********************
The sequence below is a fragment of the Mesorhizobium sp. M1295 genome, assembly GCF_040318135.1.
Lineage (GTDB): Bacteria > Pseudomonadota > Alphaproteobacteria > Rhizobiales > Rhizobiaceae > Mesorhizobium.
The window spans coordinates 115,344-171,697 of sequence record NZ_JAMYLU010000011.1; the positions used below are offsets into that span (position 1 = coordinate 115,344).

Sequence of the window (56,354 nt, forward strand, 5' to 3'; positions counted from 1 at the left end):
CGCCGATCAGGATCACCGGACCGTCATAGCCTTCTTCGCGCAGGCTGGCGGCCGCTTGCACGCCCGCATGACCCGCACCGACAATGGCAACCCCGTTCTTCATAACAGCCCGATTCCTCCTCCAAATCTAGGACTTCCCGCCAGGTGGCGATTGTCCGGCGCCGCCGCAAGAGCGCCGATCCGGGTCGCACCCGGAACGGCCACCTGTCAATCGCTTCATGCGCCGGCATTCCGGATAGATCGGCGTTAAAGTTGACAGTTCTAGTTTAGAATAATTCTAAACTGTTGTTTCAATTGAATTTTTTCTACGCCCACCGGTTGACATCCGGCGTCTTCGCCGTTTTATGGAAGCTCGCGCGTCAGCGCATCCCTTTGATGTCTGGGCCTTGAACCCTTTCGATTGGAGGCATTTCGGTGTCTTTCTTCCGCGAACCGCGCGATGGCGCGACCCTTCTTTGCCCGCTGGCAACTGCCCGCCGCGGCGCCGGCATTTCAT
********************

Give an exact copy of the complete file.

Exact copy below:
The sequence below is a fragment of the Mesorhizobium sp. M1295 genome, assembly GCF_040318135.1.
Lineage (GTDB): Bacteria > Pseudomonadota > Alphaproteobacteria > Rhizobiales > Rhizobiaceae > Mesorhizobium.
The window spans coordinates 115,344-171,697 of sequence record NZ_JAMYLU010000011.1; the positions used below are offsets into that span (position 1 = coordinate 115,344).

Sequence of the window (56,354 nt, forward strand, 5' to 3'; positions counted from 1 at the left end):
CGCCGATCAGGATCACCGGACCGTCATAGCCTTCTTCGCGCAGGCTGGCGGCCGCTTGCACGCCCGCATGACCCGCACCGACAATGGCAACCCCGTTCTTCATAACAGCCCGATTCCTCCTCCAAATCTAGGACTTCCCGCCAGGTGGCGATTGTCCGGCGCCGCCGCAAGAGCGCCGATCCGGGTCGCACCCGGAACGGCCACCTGTCAATCGCTTCATGCGCCGGCATTCCGGATAGATCGGCGTTAAAGTTGACAGTTCTAGTTTAGAATAATTCTAAACTGTTGTTTCAATTGAATTTTTTCTACGCCCACCGGTTGACATCCGGCGTCTTCGCCGTTTTATGGAAGCTCGCGCGTCAGCGCATCCCTTTGATGTCTGGGCCTTGAACCCTTTCGATTGGAGGCATTTCGGTGTCTTTCTTCCGCGAACCGCGCGATGGCGCGACCCTTCTTTGCCCGCTGGCAACTGCCCGCCGCGGCGCCGGCATTTCAT